Thank you for visiting my website. I grew up very much under the influence of two 20th century American realists, Andrew Wyeth and Edward Hopper. Wyeth was a friend of my father’s, who was himself an accomplished watercolorist, and the fluid early Wyeth watercolors had a profound influence on me. For years I tried to emulate that technique, until I realized that I was incapable of it. Meanwhile, the mood and atmosphere of Hopper’s work became increasingly resonant with me, in part because I have much more of an urban background, having grown up in Cambridge and Boston. Both Wyeth and Hopper offered what I felt was lacking in abstract and experimental art, a strong element of content and narrative. I often wonder what Hopper would be doing if he were painting today.
As an artist, color, form, composition, and innovation are important to me, and I have great respect for artists that explore them without representative content. But I get the greatest resonance from works that make me see something about the time, place, and human characteristics that define the artist. There is something about them, the tracing of the human hand over more than just the canvas, that makes me better able to see and understand my life. I admire Fairfield Porter for having kept those issues alive during the period when pure innovation was predominant. Innovation remains influential today, even while representative realism has seen a revival in photorealism. - Frederic Kellogg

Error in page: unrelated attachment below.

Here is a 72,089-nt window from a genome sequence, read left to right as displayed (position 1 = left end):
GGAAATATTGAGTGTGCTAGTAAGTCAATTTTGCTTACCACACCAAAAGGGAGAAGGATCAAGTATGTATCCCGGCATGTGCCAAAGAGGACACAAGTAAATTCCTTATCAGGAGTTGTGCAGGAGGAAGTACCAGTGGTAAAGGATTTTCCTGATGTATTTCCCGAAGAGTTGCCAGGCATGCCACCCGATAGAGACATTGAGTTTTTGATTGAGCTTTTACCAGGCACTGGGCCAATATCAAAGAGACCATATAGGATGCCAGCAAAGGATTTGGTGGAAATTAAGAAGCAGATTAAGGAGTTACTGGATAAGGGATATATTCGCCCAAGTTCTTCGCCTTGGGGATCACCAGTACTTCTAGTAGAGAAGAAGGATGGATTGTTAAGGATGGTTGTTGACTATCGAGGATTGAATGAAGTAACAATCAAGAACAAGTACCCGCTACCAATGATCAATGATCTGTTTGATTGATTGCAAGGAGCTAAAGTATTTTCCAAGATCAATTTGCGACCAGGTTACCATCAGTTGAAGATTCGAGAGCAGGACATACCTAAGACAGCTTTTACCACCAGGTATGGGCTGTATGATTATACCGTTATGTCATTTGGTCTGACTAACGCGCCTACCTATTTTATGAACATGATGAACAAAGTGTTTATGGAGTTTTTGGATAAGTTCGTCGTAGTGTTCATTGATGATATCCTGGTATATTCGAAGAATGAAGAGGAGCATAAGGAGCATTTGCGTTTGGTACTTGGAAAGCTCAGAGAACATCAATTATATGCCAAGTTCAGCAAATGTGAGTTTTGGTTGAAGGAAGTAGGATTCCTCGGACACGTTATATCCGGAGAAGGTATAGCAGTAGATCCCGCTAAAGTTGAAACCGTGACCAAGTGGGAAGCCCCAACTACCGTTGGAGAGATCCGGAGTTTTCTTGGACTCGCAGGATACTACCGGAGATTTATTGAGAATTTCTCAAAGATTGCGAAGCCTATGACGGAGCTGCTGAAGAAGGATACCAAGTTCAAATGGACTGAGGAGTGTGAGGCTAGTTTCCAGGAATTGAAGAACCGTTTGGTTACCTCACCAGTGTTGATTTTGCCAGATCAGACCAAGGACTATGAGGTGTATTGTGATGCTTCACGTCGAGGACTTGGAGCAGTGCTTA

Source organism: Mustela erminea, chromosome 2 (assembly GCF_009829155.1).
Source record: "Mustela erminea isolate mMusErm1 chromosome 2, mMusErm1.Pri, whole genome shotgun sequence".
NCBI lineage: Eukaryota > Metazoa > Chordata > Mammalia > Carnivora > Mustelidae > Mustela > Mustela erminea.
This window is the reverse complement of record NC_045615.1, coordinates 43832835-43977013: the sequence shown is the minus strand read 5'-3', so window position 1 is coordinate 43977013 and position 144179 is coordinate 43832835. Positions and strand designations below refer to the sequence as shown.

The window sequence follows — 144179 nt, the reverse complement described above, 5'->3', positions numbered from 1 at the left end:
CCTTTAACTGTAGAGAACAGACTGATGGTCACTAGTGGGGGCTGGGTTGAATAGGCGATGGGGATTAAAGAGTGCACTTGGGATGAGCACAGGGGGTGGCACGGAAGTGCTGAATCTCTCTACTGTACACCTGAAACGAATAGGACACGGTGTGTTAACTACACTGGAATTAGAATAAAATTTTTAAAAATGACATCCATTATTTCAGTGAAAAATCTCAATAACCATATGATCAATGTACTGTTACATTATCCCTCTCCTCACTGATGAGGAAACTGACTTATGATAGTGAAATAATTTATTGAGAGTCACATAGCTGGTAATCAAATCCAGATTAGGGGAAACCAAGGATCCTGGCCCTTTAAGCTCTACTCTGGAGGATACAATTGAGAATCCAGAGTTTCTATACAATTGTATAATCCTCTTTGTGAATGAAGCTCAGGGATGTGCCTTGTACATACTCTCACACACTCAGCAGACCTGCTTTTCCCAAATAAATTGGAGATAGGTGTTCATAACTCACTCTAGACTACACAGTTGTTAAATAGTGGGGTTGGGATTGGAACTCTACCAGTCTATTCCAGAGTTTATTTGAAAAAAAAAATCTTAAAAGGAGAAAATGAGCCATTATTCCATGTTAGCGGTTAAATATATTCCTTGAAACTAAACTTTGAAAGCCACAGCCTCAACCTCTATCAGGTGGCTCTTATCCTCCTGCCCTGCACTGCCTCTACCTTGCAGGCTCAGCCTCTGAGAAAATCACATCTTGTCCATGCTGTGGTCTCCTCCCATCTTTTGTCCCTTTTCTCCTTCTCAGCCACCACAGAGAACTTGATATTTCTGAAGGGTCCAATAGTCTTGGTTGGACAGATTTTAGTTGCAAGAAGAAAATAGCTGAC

Frederic Kellogg Exhibition - Painting In Maine: August 17 - September 17, 2016 - Caldbeck Gallery, 12 Elm Street, Rockland ME 04841. Opening Reception: Wednesday, August 17, 6-8 pm.Frederic Kellogg at Caldbeck Gallery . . .
Frederic Kellogg Summer Workshop: July 11 - July 15, 2016. One week of sketching, painting, and critique in mid-coast Maine, in and around Thomaston and Rockland, using watercolor or other media; emphasizing preparation, composition, color, and technique, with individual attention to assure at least one frame-able work.
Kellogg's recent watercolors represent the culmination of many years of personal discovery and quiet evolution in his painting. They are the most beautiful and accomplished of his output in this difficult medium. Finding typical views around town, he has transformed them through his unique sense of color and light and his sense of the unexpected . . . Frederic Kellogg certainly knows what he is about and he has the courage to extend his inquiry as far as life is willing to take him. Since life itself is something of a mystery and always unfinished, as Edgar Degas observed, this contemporary painter has many more years in which "to do good things."